Currently when I export it the file is 865MB... I need it to be less than 100 with decent quality. It is a tutorial video that will be downloaded from the web.
For a 12 minute video less than 100 MB with decent quality is impossible. It is eitther BB or LL. Bigger size, Better quality or Less space, Lower quality.
Your could try smaller resolution, like 320 x 240, 10 FPS, at low bitrates and with the lowest mono sound possible. 8 KHz or something. Or shorten the sequence to only a couple of minutes.
Limit data rate to xxxx "UN" checked
Check this, and set a value. Bitrate is the single biggest determinant of output file size. If you lower the bitrate, you decrease the file size; of course, as you lower the bitrate, you lower the potential output quality. Welcome to the balancing act that is video encoding...
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For a 12 minute video less than 100 MB with decent quality is impossible.
Nonsense. I could do a lot with 8MB a minute, particularly if it's something like a screen recording. Don't be such a naysayer...
Thanks so much for your help....I appreciate you looking into this for me.
I am playing with the bit rate setting now to balance the quality vs. file size.
Are there anyother variables that you would recommend - besides output size.
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Well, with the Apple H.264 encoder in a QuickTime container, you're a bit limited to the number of things you can tweak to decrease final file size. Using a more advanced H.264 encoder, like the free x264, will give access to many of the more "high-tech" bells and whistles that are part of the H.264 standard. One potential would be to tick the "Key frame every # frame" box and try a few values there, usually at multiples of your frame rate. Key frames are "whole" frames that take up much more space in the final file size, and decrease their frequency might help slightly decrease file size, though it will also affect quality.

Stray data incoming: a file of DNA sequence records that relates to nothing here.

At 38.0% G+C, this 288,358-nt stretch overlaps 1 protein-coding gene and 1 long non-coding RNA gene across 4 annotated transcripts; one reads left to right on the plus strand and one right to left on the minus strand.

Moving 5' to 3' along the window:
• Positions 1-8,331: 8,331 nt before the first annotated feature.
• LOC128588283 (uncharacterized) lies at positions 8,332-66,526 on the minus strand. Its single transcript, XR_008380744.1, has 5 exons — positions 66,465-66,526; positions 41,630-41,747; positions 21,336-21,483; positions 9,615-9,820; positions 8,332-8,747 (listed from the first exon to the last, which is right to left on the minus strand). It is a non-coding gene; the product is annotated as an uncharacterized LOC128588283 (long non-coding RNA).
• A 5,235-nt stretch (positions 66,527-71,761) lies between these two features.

Short of changing the dimensions of your destination video, decreasing the frame rate, or changing the bitrate of the video and audio streams, you will eventually reach a limit of how much you can push one parameter or another. You might try using H.264 in the Format (not codec) dropdown; this will give you a bit more control over encoding to an H.264 MP4 file. Unless you specifically need a QuickTime MOV, you might find you get better results with the H.264 MP4.
These are of course just the options in Premiere itself. Once you go outside the castle walls, you can find a whole bunch of other options, though they usually come at a steeper learning curve. The big thing to remember is that there is no free lunch when it comes to encoding; you have to give a bit here to gain there, and it's all about setting thresholds of what you're willing to accept.